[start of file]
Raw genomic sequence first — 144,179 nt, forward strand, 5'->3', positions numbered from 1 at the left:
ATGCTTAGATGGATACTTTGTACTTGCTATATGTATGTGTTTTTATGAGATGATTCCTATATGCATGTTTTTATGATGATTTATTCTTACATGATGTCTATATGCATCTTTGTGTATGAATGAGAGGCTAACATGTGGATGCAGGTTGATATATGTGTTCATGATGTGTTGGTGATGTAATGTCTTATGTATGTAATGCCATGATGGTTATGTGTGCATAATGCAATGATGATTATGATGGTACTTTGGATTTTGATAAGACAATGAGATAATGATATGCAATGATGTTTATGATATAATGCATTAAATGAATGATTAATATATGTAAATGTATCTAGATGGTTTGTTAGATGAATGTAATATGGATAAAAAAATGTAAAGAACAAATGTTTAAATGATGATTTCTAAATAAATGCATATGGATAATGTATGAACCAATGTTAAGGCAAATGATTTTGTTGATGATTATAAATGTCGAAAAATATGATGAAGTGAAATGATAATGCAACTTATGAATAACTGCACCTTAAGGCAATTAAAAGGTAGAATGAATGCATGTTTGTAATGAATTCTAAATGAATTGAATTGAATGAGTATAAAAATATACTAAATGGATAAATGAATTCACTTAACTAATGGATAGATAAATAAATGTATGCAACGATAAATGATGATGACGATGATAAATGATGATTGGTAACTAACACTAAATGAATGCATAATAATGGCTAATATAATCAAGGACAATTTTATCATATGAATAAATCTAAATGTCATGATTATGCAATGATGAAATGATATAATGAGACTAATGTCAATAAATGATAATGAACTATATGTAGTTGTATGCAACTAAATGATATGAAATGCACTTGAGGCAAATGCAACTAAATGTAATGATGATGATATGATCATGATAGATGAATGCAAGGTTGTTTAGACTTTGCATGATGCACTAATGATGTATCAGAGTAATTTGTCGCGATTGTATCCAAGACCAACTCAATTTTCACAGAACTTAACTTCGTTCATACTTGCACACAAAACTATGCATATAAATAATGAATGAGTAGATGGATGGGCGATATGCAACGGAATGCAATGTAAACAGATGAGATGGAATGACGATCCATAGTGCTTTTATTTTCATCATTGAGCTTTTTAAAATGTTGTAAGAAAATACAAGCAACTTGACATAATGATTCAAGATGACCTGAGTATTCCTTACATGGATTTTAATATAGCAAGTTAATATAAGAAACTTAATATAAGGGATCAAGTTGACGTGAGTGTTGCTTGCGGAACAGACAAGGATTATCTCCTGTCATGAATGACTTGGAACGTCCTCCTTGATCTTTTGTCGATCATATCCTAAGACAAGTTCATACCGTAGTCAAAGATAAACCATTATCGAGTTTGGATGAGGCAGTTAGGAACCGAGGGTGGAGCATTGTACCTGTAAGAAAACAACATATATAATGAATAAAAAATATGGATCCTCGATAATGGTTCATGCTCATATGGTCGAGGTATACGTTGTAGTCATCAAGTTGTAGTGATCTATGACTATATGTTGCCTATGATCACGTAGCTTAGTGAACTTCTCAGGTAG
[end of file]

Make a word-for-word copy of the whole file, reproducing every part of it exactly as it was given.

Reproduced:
Raw genomic sequence first — 144,179 nt, forward strand, 5'->3', positions numbered from 1 at the left:
ATGCTTAGATGGATACTTTGTACTTGCTATATGTATGTGTTTTTATGAGATGATTCCTATATGCATGTTTTTATGATGATTTATTCTTACATGATGTCTATATGCATCTTTGTGTATGAATGAGAGGCTAACATGTGGATGCAGGTTGATATATGTGTTCATGATGTGTTGGTGATGTAATGTCTTATGTATGTAATGCCATGATGGTTATGTGTGCATAATGCAATGATGATTATGATGGTACTTTGGATTTTGATAAGACAATGAGATAATGATATGCAATGATGTTTATGATATAATGCATTAAATGAATGATTAATATATGTAAATGTATCTAGATGGTTTGTTAGATGAATGTAATATGGATAAAAAAATGTAAAGAACAAATGTTTAAATGATGATTTCTAAATAAATGCATATGGATAATGTATGAACCAATGTTAAGGCAAATGATTTTGTTGATGATTATAAATGTCGAAAAATATGATGAAGTGAAATGATAATGCAACTTATGAATAACTGCACCTTAAGGCAATTAAAAGGTAGAATGAATGCATGTTTGTAATGAATTCTAAATGAATTGAATTGAATGAGTATAAAAATATACTAAATGGATAAATGAATTCACTTAACTAATGGATAGATAAATAAATGTATGCAACGATAAATGATGATGACGATGATAAATGATGATTGGTAACTAACACTAAATGAATGCATAATAATGGCTAATATAATCAAGGACAATTTTATCATATGAATAAATCTAAATGTCATGATTATGCAATGATGAAATGATATAATGAGACTAATGTCAATAAATGATAATGAACTATATGTAGTTGTATGCAACTAAATGATATGAAATGCACTTGAGGCAAATGCAACTAAATGTAATGATGATGATATGATCATGATAGATGAATGCAAGGTTGTTTAGACTTTGCATGATGCACTAATGATGTATCAGAGTAATTTGTCGCGATTGTATCCAAGACCAACTCAATTTTCACAGAACTTAACTTCGTTCATACTTGCACACAAAACTATGCATATAAATAATGAATGAGTAGATGGATGGGCGATATGCAACGGAATGCAATGTAAACAGATGAGATGGAATGACGATCCATAGTGCTTTTATTTTCATCATTGAGCTTTTTAAAATGTTGTAAGAAAATACAAGCAACTTGACATAATGATTCAAGATGACCTGAGTATTCCTTACATGGATTTTAATATAGCAAGTTAATATAAGAAACTTAATATAAGGGATCAAGTTGACGTGAGTGTTGCTTGCGGAACAGACAAGGATTATCTCCTGTCATGAATGACTTGGAACGTCCTCCTTGATCTTTTGTCGATCATATCCTAAGACAAGTTCATACCGTAGTCAAAGATAAACCATTATCGAGTTTGGATGAGGCAGTTAGGAACCGAGGGTGGAGCATTGTACCTGTAAGAAAACAACATATATAATGAATAAAAAATATGGATCCTCGATAATGGTTCATGCTCATATGGTCGAGGTATACGTTGTAGTCATCAAGTTGTAGTGATCTATGACTATATGTTGCCTATGATCACGTAGCTTAGTGAACTTCTCAGGTAG